An exceptionally intense earthquake swarm lasting nearly two hours started at Þorbjörn in Iceland at 08:40 on October 31, 2023. The largest event registered an M3.7, and the activity signaled potential magma movement at depths between 1.5 km and 5 km (0.93 – 3.1 miles).
The Icelandic Met Office (IMO) reported a substantial earthquake swarm at Þorbjörn, lasting almost two hours and starting at 08:40 local time. The strongest earthquake in this series was measured at M3.7. These events took place at depths ranging between 1.5 km and 5 km (0.93 miles and 3.1 miles), primarily east of the uplift center that had been observed in recent days.
GPS measurements provided additional data that supported the possibility of magma movements beneath the surface. However, the rate of uplift, which had accelerated about four days prior, showed signs of deceleration.
Earlier on the same day, Civil Defense authorities and stakeholders held a meeting to discuss the latest data and develop possible response strategies for the Reykjanes Peninsula, where Þorbjörn is located. While the situation is currently stable, the potential for rapid changes has not been ruled out.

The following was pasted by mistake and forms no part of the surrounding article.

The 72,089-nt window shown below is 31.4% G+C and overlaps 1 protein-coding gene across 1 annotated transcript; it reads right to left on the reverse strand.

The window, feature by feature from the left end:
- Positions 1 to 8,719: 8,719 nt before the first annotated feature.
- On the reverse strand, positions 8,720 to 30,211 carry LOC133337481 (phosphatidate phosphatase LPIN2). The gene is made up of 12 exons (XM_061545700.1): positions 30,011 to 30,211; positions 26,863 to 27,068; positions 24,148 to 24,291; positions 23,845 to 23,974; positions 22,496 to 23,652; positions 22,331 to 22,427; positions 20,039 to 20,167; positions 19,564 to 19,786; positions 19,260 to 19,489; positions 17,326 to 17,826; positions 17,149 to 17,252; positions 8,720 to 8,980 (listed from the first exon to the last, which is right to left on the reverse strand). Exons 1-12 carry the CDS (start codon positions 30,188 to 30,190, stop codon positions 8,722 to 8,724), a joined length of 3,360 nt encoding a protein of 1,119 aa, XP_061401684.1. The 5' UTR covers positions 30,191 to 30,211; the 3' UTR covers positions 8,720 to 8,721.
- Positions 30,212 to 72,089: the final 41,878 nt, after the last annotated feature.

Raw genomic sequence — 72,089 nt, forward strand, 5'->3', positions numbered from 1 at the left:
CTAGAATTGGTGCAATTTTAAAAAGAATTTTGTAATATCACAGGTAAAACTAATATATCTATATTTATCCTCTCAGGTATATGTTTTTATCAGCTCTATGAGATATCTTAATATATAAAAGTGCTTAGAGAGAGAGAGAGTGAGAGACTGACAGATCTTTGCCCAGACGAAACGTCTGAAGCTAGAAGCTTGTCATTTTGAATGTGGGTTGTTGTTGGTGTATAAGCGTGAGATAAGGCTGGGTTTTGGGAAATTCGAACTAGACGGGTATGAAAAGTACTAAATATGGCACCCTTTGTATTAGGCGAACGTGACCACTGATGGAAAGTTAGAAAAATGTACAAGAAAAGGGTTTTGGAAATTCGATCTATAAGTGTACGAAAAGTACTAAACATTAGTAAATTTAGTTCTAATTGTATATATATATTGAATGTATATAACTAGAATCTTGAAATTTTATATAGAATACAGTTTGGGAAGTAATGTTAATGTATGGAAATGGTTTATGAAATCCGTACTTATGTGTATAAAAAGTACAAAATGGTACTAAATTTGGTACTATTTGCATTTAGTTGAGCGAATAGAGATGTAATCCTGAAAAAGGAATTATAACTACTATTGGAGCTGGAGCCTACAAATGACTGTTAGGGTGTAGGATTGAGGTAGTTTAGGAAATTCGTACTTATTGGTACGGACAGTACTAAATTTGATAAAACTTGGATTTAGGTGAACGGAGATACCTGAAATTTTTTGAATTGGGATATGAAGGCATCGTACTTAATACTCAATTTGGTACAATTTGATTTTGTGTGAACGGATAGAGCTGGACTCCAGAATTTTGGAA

IMO continues to closely monitor any shifts in seismic activity, particularly if it moves closer to the Earth’s surface. Such a shift could indicate that magma is breaking through the crust. At this point, the earthquakes have not shown signs of becoming shallower.
The broader geological context also adds another layer to the situation. Increased earthquake activity in the nearby Svartsengi area, potentially resulting from long-term rifting, could have created weaknesses in the Earth’s crust. These weaknesses may facilitate the magma’s upward movement, although it’s worth noting that similar magma movements in the past have not necessarily led to a volcanic eruption.
1 Series of earthquakes northwest of Þorbjörn this morning is a sign of magma flow – IMO – October 31, 2023
Featured image credit: IMO
If you value what we do here, create your ad-free account and support our journalism.